I have been a Girl Scout since first grade, 12 years to be exact. I am now entering my sophomore year in college, and everything I learned as a Girl Scout has helped me tremendously in every phase of life. Thanks to Girl Scouts, I learned how to communicate effectively and put others before myself. This has helped me not only when applying to jobs and colleges, but I have also been able to use these skills for things such as building friendships and growing my inner confidence. Girl Scouts has offered me some incredible experiences; my troop has traveled to London, Italy, France, New York, and Costa Rica. Along with being able to travel the world, I have completed my Bronze, Silver, and Gold Awards, the highest awards in Girl Scouting, which require tackling community issues and sustainably serving the community.
Earning my Gold Award, in particular, was something that I worked extremely hard at, and I am incredibly proud of completing it. My project, Dream for Dresses, focused on the 29,537 homeless children in the Arizona Public School systems who cannot afford the luxury of new clothes for the start of school. At the beginning of this project, I focused on creating dresses for young girls, as they are primarily the ones whose confidence suffers the most when it comes to appearances. As I began, however, I also wanted to gather clothes for boys and organized a clothing drive as well. Per the Curvilinear Model of Self-Esteem, achievement in school is at its lowest efficiency rate when self-esteem is low. The goal of my project was that through new clothes, these children would gain the confidence they needed to raise their achievements in school, as they are the future.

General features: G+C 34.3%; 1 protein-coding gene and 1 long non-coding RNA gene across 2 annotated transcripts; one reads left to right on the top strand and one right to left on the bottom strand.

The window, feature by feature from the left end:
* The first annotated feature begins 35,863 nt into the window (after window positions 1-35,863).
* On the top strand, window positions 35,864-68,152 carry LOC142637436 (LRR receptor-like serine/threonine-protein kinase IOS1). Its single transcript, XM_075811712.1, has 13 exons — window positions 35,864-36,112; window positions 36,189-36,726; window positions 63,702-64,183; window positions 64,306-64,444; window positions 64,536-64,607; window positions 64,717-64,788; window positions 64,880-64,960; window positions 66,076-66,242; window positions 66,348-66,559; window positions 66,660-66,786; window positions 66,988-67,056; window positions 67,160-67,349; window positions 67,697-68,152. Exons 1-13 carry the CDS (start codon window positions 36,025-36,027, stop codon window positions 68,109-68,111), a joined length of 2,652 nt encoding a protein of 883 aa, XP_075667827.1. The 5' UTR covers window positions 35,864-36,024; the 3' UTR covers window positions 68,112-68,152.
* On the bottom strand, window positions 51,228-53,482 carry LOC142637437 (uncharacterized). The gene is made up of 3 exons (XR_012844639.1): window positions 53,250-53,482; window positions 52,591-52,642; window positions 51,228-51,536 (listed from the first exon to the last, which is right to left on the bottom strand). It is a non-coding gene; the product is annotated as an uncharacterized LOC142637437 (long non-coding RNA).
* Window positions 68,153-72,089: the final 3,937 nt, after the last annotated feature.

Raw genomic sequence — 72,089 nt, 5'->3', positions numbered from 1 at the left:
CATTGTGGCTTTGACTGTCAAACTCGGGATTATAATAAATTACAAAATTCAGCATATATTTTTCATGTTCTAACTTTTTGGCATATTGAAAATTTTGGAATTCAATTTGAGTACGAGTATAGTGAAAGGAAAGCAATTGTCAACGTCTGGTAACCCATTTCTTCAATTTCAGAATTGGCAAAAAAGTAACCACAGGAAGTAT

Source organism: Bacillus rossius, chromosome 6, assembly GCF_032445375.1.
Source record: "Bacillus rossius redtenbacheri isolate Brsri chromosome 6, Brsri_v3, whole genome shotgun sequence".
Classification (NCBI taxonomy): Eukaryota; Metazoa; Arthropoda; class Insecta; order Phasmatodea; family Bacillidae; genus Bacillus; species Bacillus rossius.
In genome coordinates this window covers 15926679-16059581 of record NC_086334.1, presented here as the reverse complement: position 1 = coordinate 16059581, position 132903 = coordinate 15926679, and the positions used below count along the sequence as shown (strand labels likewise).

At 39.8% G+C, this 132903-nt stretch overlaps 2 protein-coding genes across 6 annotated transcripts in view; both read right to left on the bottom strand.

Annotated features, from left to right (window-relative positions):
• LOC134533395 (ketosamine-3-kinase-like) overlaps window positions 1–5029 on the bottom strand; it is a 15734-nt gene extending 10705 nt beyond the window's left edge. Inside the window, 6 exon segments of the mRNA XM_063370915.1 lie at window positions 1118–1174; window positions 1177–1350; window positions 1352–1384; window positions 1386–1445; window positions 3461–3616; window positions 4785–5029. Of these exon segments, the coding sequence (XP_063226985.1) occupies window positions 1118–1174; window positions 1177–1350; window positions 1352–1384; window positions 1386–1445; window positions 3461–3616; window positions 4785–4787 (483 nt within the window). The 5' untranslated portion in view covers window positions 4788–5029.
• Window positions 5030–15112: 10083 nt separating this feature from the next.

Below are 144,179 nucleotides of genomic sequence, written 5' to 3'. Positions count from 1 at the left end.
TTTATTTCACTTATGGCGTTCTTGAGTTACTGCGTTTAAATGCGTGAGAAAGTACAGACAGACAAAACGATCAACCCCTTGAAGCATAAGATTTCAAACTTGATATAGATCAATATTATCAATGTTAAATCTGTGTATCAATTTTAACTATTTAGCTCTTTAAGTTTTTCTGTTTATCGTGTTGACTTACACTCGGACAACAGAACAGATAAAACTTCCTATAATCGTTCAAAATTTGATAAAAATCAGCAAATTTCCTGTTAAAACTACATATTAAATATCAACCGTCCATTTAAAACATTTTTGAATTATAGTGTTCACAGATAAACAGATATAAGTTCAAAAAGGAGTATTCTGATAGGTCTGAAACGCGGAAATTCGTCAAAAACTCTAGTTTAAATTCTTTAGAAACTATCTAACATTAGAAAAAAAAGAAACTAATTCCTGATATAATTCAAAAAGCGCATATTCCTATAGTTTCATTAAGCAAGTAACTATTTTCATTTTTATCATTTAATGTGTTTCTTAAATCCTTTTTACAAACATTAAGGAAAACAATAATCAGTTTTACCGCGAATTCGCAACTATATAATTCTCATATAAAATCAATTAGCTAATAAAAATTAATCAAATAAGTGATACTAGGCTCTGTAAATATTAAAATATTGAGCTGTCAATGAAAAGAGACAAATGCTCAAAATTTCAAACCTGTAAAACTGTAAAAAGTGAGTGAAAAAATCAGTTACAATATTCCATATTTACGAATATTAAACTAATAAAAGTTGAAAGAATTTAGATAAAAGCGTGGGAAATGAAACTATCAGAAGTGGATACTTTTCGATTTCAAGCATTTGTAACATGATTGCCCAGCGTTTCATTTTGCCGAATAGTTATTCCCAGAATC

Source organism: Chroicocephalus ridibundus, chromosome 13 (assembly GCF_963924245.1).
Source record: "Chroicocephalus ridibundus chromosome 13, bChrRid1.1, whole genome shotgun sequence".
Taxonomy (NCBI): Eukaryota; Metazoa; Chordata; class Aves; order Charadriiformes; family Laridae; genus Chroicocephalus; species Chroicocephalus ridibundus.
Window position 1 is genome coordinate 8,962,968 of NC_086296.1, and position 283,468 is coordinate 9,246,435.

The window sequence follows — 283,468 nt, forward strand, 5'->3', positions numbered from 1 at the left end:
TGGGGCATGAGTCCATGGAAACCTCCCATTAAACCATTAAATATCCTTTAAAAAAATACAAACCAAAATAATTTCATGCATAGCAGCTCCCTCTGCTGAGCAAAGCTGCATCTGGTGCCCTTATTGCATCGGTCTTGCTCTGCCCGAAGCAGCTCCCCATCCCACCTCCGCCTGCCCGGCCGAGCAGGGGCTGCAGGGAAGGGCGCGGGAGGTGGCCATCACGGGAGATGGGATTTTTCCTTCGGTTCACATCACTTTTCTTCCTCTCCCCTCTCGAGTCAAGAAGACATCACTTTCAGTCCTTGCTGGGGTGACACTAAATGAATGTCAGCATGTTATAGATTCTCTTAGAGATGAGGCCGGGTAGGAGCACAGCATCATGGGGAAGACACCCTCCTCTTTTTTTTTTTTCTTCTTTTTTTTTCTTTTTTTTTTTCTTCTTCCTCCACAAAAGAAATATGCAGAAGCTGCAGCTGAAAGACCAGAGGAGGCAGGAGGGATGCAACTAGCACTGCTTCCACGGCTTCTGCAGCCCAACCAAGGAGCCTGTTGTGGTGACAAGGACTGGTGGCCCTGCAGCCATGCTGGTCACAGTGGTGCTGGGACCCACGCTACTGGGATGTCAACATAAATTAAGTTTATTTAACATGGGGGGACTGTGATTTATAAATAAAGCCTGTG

As mentioned before, there are 29,537 homeless students in the Arizona public school systems alone. On a national level, the number is significantly larger: 1.3 million. While my project impacted those locally, I hope that my project and its presence on social media will inspire others to do the same everywhere. While I am in Rhode Island attending the University of Rhode Island, I plan to continue to help the homeless youth here and create awareness on the East Coast.
My new commitment to Girl Scouting has been helping a younger troop with not only their Girl Scout Cookie sales but also with holiday bazaars, earning badges, and their Girl Scout Bronze and Silver Awards. Last March, during my Gold Award, I invited them to collaborate with me, offering training and tips for their future service projects. I taught the girls how to sew and put the dresses together and shared why I chose this as my Gold Award project, and they too became passionate about helping students. So much that they agreed to continue my project, and so I donated all surplus supplies to them.
The truth about Girl Scouts is that it shapes women into strong individuals who have the power to change their community. Girl Scouts gives girls confidence and strength to take on the world and be successful in any endeavor.
Kaya Evans is a Gold Award Girl Scout and GSACPC Alum. She currently attends the University of Rhode Island with hopes of becoming an occupational therapist.